The Fine Art of Family Dayhiking

You’ve seen them in magazines. The perfect dayhiking family: Woman effortlessly strides up an 89 degree slope in a color coordinated outfit with matching spring-loaded walking stick, gleaming, not sweating; two and a half children, noses clean, hair combed, staying on the trail, gathered around Dad as he points out the intricate petal structure of an endangered microscopic flower. Ever see them on the trail? I thought not.

“Taking the family for a hike” sounds safe enough, perhaps even like one of those “ought to’s” of parenting. The reality is that taking children for a hike resembles letting 2.5 Irish Setters out of their kennel and into an open field after being penned up all week. You can’t possibly foresee all the trouble they’ll get into. You can’t yell “Come back! Watch out! Stay on the trail. Don’t get lost. Wait for meeeeee!” loud enough for the sound waves to override the “let’s have fun” message echoing inside their craniums. When you do find them, they’re passed out under a tree panting, drool running off their chins, burrs everywhere.

So, what’s a parent to do? You want to enjoy the outdoors with those you love. You’d like their love of nature and fitness to develop. You want some “quality time” with the kids. You want to show them where you spotted your first rattlesnake, edible mushroom or the secret trail to your favorite sitting rock. You also want to keep your sanity.

Consider these 6 Commandments of Family Dayhiking, found inscribed on limestone plates near the top of Wellsville Peak in northern Utah:

1. Thou shalt not have a specific distance goal. Few things, except perhaps lightning arcing across the bridge of your sunglasses, make a family dayhike more miserable than some Type-A, left brain mileage goal. Give it up. Go for time.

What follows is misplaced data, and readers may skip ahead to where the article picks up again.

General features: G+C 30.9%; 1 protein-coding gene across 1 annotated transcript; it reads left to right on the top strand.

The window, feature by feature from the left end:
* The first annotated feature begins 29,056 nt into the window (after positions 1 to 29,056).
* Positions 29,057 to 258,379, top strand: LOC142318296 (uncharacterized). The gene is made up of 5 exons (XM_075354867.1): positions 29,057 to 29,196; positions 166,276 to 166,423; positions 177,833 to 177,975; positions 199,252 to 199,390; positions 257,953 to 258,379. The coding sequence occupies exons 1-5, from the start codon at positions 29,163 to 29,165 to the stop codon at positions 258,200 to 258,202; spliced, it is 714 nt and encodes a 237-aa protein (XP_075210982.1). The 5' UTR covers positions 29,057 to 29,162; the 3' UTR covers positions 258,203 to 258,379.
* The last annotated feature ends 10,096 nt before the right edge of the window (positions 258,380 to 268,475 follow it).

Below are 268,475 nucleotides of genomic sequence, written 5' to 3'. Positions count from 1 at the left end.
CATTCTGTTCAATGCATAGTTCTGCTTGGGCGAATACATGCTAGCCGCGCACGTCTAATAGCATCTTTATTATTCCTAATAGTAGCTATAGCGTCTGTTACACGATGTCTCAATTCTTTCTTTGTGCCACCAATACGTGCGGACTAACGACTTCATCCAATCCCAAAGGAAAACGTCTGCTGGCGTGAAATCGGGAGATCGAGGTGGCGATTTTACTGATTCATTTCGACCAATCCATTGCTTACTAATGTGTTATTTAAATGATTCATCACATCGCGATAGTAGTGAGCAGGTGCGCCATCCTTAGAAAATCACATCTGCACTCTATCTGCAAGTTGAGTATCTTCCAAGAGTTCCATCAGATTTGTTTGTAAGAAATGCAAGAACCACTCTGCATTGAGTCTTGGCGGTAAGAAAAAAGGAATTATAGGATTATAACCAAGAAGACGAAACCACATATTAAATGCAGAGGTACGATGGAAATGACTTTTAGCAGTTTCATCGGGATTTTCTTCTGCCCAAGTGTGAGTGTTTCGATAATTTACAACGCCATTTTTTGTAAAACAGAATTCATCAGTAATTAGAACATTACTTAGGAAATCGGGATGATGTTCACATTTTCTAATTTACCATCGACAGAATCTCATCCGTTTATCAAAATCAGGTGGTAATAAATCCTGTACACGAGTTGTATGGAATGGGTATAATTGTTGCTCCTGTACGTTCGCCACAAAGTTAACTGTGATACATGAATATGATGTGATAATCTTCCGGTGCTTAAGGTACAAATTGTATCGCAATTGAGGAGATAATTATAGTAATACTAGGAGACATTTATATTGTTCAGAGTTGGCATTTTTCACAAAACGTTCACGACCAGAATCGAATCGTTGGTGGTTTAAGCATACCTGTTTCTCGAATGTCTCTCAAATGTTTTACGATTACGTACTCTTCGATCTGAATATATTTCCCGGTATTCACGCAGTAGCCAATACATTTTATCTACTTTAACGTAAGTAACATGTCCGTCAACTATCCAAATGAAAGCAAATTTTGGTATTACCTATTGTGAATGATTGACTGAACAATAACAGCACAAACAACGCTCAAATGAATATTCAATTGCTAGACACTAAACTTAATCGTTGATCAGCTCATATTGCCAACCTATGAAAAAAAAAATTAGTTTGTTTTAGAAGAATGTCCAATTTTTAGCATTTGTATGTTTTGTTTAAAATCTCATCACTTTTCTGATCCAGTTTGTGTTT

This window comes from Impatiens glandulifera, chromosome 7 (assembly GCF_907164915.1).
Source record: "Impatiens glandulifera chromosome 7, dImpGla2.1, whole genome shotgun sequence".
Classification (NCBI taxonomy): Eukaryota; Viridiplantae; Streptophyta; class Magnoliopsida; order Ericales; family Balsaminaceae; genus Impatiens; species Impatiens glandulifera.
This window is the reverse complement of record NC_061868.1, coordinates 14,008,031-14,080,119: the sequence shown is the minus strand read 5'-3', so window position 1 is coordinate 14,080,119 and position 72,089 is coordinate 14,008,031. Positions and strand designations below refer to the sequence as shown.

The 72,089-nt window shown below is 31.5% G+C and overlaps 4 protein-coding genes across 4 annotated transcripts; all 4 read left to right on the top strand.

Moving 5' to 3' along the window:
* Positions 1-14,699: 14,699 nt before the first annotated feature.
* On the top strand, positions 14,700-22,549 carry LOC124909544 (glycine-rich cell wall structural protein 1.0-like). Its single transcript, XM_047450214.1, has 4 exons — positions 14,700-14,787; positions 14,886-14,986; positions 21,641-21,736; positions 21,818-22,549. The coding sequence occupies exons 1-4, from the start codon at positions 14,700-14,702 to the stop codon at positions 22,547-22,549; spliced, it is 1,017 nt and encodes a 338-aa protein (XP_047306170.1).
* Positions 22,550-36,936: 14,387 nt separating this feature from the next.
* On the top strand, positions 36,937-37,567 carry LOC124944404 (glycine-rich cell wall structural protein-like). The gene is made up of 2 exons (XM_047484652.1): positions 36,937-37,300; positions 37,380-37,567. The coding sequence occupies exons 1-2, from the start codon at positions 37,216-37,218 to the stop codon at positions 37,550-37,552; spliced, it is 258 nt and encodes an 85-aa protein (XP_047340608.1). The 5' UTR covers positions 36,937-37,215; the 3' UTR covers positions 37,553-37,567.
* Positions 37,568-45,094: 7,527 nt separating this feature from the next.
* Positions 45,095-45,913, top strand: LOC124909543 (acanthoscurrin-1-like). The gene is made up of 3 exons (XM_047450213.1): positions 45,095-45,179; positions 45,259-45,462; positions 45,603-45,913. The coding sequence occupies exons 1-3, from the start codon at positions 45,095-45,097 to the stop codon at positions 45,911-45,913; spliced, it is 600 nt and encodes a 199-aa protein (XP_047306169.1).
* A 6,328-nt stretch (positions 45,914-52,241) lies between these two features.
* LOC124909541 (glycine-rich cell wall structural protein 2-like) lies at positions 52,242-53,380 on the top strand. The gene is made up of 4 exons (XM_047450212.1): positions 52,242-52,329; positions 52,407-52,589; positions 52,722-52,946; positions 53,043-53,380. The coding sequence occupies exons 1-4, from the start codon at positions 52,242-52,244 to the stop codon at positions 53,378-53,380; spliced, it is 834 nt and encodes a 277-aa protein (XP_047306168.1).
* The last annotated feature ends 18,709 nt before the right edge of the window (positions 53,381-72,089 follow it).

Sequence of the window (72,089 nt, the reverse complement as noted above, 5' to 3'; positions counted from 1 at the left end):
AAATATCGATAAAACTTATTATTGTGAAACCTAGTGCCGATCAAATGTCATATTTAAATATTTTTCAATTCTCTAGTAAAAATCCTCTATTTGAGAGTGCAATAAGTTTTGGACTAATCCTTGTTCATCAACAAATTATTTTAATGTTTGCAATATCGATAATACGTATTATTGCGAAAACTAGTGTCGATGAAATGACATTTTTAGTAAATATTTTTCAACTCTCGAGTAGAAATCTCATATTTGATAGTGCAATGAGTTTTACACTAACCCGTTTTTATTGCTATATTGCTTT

2. Thou shalt not “go hiking”. What you’re actually trying to do is spend fun, family time outdoors. Be surprised if you make it much past the trailhead sign. Kids can find more pleasure and treasures in 100 yards than you can in 5 miles. Let them.

3. Thou shalt not miss “sharing” opportunities. Kids spend all day in school listening to their teachers. Give them a break! Be on hand to share your knowledge when they ask: “Mom, what’s this gooey thing?” Be patient. They won’t ask all the questions you know the answers to. Some they’ll discover like you did.

4. Thou shalt not carry their gear. Hey, you aren’t a pack mule. Give your children the pleasure of being self-sufficient. Water, food, jacket, and small camera for recording their most important discoveries – all where and when they want them. I would, however, advise carrying some extra food. For some unknown reason, being outdoors stimulates a kid’s appetite.

5. Thou shalt not be “in their face.” Nothing ruins a child’s chances of enjoying something more than an over protective, controlling parent. Agree on a few “rules of the trail” before leaving home, review them before starting out, then gently help the child stick to them.

6. Thou shalt not forget the ice cream. After you’ve all survived the day, had some fun and made some memories, stop for ice cream. Go inside (no, don’t leave the kids in the car!) Take time to sit at a table. Talk and laugh about the day. Make plans for another family adventure.

Recommended Ultimate Products:
Adult day hiking pack: TrailDance or Trekker
Child’s day hiking pack: Explorer or Scrambler

Recommended Ice Cream:
Big Jud’s (Archer, Idaho), “Hungry Heifer” Sundae
10 scoops of ice cream with 5 toppings served in a large dogfood bowl (spoons optional)

Reprinted with permission of Ultimate Direction, Inc. 800-426-7229

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